Father Desbois’ newest accolade fittingly earned

We always remember the Holocaust. How could we not? But today, Yom HaShoah, it should be at the top of our minds. And it’s the right day to think about Father Patrick Desbois, the Roman Catholic priest who received something special last fall: The Human Rights Prize, given annually by the Lantos Foundation for Human Rights and Justice.
What did the cleric do to earn this honor? Well, his life’s work, post-Holocaust, has been recognizing more than a million unknown victims of the Nazis. Writing in the Times of Israel, Eric Cortellessa reported that the honoree “has focused on the Jews who were killed by mass shootings by Nazi units in Russia, Ukraine, Belarus, Poland, Moldova and Romania, between 1941 and 1944.”
Father Desbois now teaches in the Center for Jewish Civilization at Georgetown University. This made it easy for him to attend the reception on Washington’s Capitol Hill, where he was lauded as “a vital voice standing up for the values of decency, dignity, freedom and justice.” The honoring Foundation is that of Annette and Tom Lantos, who both survived the Holocaust. You may recognize Tom’s name: a Democrat from California who died in 2008, he served in the U.S. House of Representatives – the only Survivor ever to be a member of Congress.
Yahad-In-Unum is the French organization Desbois founded 14 years ago to locate mass graves of Jewish victims. He documented its results in his first book, The Holocaust by Bullets, which was published in 2008 and won that year’s National Jewish Book Award; its subtitle is A Priest’s Journey to Uncover the Truth Behind the Murder of 1.5 Million Jews. At that time, he was credited with “virtually single-handedly undertaking the task of excavating the history of previously undocumented Jewish victims of the Holocaust.”
One critic assessed his book realistically as “… not particularly well-structured or well-written, but its importance far outweighs its narrative flaws,” because Desbois is credited with using “wartime documents, interviews with locals, and the application of modern forensic practices on long-hidden gravesites” in his work. More recently, he wrote “In Broad Daylight: The Secret Procedures Behind the Holocaust by Bullets,” also based on research and firsthand accounts. Another reviewer, not put off by writing style, was inspired to say its author “…might be one of the greatest detectives of all time.”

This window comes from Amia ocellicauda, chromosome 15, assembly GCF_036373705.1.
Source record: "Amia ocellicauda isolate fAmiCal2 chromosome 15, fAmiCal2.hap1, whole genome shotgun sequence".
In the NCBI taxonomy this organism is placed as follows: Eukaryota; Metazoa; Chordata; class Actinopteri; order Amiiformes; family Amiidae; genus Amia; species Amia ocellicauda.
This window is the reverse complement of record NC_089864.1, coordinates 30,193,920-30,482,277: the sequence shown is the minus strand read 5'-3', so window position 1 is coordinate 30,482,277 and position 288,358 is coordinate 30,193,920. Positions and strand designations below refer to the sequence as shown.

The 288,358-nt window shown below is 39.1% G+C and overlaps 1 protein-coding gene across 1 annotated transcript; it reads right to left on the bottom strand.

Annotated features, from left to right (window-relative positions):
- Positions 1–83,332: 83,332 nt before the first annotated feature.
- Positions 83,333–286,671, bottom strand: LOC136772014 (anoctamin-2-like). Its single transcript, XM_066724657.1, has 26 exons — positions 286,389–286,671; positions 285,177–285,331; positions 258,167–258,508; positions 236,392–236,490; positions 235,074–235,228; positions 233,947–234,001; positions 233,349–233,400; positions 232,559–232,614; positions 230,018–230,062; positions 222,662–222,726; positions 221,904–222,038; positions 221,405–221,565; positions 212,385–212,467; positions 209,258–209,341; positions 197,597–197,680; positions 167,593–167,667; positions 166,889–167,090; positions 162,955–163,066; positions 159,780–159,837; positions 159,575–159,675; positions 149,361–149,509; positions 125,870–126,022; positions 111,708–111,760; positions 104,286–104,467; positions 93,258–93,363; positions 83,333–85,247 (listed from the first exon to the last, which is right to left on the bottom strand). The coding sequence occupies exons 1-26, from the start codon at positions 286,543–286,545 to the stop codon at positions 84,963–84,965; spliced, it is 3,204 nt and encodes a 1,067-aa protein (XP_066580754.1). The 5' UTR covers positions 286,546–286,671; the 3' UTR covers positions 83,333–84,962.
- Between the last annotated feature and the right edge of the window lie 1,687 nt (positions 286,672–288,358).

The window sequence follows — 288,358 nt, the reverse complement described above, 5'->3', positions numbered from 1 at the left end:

Father Desbois, ordained in 1985 at age 31, first worked as a math teacher for the French government in Africa, then moved to Calcutta, where he helped Mother Teresa establish her homes for the dying. His priestly work includes directing the church’s Episcopal Committee for Relations with Judaism, which connects to the French Conference of Bishops, and serving the Vatican as a consultant on relations with Judaism. He was also a personal aide to the late Archbishop of Paris, Jean-Marie Lustiger, the Jew who converted to Catholicism and became a priest.
(So soon after Easter, it’s interesting to consider Lustiger’s epitaph, which he wrote himself, as a sidelight to Desbois accomplishments: “I was born a Jew. I received the name of my paternal grandfather, Aaron. Christian by faith and by baptism, I remained a Jew, as did the Apostles.” Lustiger also retained his surname, which may ring the bell of recognition for those of us who know even a little Yiddish: in that language, “Lustig” means “fun,” and those of us who grew up with grandparents whose native tongue was Yiddish, and who sang holiday songs to us in their first language, surely remember “Oy Chanukah,” which calls the holiday both a “freilicher” and a “lustiger,” comparatives that translate to happier than just plain happy, more fun than ordinary fun.)
Father Desbois is in good company as a Lantos winner: prior recipients have included both the Dalai Lama and Elie Wiesel. But the prize presenter offered this chilling introduction: “There is nothing more human than the capacity to kill.” Should we believe that? Do we want to believe that?

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